Homebrew tech: what stuff are you, or would like to, goofing around with in camera tech?

Is there anyone else here that enjoys tinkering around with home-made digital photo tech? That’s a pretty short lens for such a huge topic, but I’d like to know what others are up to in working out new ways to get better or new type of shots by using/modding/hacking existing gear into some interesting solutions?

I was inspired to ask this based on my recent purchase of a new (used) smartphone, a Samsung Note 10 Plus. Nothing really too new in this package as compared to other Note models I’ve owned, but one thing that I only recently discovered was the new ‘Night Mode’. I had read that it was not nearly as good as people hoped it to be but I read about how it performs a kind of image stacking technique to reduce noise levels in a long exposure and decided to give it a shot, or two.

This is the view of my backyard at around 10pm a few nights ago using just standard photo mode:

Then there’s this shot, in night mode, which was a 14 sec exposure taken by holding the phone against a window frame for steadiness.

Same shot, tweaked with Curves, through Snapseed:

Wow. That was pretty impressive for a phone. It’s an interesting result that makes me wonder how I could adapt it to field-observing. Yes, it requires anywhere from 2 to 14 sec (not user choosable, that choice seems to go by the phone sensing the steadiness of the phone before shooting), but hmm… a low-light-level bug trap? Or…?

Anyhow, this is just one example of what I’m talking about. What kind of stuff are you messing around with in trying to develop novel shooting setups? Please share!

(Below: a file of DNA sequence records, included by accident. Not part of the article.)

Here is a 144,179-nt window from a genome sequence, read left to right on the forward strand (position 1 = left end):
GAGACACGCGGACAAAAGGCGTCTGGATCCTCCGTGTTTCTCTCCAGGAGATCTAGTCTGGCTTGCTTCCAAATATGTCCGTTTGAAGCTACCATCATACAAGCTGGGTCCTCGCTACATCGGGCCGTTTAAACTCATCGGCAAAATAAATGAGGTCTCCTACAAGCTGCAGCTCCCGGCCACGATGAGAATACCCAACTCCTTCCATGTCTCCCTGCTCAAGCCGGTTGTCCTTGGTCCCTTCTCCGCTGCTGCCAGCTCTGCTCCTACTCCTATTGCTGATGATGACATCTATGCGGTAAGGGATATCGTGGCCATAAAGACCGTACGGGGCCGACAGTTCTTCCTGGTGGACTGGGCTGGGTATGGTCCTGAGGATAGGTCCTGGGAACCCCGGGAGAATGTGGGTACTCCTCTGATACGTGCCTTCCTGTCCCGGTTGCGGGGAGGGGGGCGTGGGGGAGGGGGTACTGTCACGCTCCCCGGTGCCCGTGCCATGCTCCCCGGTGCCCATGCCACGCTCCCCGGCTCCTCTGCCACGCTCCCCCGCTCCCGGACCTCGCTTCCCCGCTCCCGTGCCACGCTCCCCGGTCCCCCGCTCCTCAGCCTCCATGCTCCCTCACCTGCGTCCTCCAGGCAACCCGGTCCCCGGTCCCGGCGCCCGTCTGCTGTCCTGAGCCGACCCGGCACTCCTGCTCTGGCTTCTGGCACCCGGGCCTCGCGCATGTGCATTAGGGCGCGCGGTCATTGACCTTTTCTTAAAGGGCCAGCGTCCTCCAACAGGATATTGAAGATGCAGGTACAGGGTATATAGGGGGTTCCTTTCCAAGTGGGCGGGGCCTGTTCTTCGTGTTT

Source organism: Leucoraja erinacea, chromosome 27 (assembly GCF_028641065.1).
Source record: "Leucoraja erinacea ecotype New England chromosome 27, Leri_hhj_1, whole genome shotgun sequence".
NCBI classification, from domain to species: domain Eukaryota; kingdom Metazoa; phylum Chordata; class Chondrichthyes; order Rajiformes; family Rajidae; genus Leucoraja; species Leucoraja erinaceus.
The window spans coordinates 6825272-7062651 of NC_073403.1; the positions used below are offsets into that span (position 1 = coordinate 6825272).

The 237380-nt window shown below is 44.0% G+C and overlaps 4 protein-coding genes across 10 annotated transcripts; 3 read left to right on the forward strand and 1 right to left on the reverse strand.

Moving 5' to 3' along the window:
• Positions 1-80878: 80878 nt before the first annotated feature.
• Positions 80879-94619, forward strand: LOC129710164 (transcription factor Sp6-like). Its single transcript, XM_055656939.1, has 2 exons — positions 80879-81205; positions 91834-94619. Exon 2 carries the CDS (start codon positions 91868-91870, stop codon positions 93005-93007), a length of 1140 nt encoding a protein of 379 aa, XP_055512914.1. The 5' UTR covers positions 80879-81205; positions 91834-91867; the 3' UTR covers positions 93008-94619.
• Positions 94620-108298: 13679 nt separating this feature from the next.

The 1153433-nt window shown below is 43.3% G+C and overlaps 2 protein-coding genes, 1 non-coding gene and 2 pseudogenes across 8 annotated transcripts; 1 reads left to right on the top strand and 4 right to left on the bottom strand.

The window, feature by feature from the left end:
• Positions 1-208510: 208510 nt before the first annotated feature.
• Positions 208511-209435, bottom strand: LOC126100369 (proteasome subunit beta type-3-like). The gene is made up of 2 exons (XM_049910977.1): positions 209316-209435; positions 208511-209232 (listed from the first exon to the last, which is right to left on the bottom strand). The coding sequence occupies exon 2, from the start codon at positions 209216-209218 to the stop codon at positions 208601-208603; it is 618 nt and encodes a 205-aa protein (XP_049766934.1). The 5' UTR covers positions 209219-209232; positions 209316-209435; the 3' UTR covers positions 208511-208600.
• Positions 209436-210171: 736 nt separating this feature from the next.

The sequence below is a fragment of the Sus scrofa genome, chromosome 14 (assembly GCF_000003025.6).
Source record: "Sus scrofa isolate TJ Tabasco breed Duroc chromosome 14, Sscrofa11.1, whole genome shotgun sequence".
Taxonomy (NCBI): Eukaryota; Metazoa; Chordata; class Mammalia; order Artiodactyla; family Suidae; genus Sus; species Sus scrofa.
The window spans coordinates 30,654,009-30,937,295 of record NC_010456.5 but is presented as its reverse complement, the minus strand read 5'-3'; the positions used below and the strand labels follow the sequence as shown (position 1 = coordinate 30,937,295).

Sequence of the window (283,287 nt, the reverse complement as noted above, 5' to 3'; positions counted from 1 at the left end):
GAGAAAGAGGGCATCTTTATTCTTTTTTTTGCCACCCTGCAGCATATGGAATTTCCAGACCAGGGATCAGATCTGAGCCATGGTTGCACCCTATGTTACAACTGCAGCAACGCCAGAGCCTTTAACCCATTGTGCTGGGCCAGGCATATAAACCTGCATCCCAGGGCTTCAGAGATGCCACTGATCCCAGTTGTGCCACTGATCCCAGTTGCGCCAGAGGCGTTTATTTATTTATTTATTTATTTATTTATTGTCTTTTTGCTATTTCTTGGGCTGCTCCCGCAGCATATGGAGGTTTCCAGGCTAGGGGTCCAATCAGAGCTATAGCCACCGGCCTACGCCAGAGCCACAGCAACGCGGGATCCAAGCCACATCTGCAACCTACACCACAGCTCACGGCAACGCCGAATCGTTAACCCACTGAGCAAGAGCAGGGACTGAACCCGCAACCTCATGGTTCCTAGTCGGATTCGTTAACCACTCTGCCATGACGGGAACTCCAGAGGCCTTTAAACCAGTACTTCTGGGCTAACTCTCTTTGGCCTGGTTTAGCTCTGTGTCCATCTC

I have been thrilled with the results that I have achieved with the digiscoping rig I put together with little more than a cheap Celestron cellphone mount, an ancient tripod, my old Nikon Acculon binoculars, and my iPhone.

There’s some slight distortion because of the optics. but filming things like hummingbirds at 240 fps is simply breathtaking sometimes.


Wow! That does sound really cool. Any chance of sharing a shot of the setup and maybe a sample of that hummingbird vid?

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Since, like some other folk, we are filling winter time, we are starting to go through old video (2007-2020) of family trips, mostly to Yellowstone NP, Grand Teton NP, and Badlands NP but probably also Glacier, Banff, Jasper, and others.

We took video mostly until about 2020 and left camera work to our children, so to make iNat observations out of the old video footage, we are attempting to extract still photos and audio of species that befit our iNat moniker: Wild West Nature! Ha!

So Black Bear, Grizzly Bear, Moose (alces alces), Elk/Wapiti (Cervus canadensis), Gray Wolf, Coyote, Red Fox, Pronghorn, Badger, Burrowing Owl, Golden Eagle, and many others.

We have a Windows computer and know how to extract still photos from video with software included with the computer. Then we will do basic photo editing only as needed to improve identifiability. Megafauna are easier to identify when blurry and/or in poor lighting than some other species; and audio can be identifiable even if there is no accompanying photos (ie bird calls in the background and foreground of videos).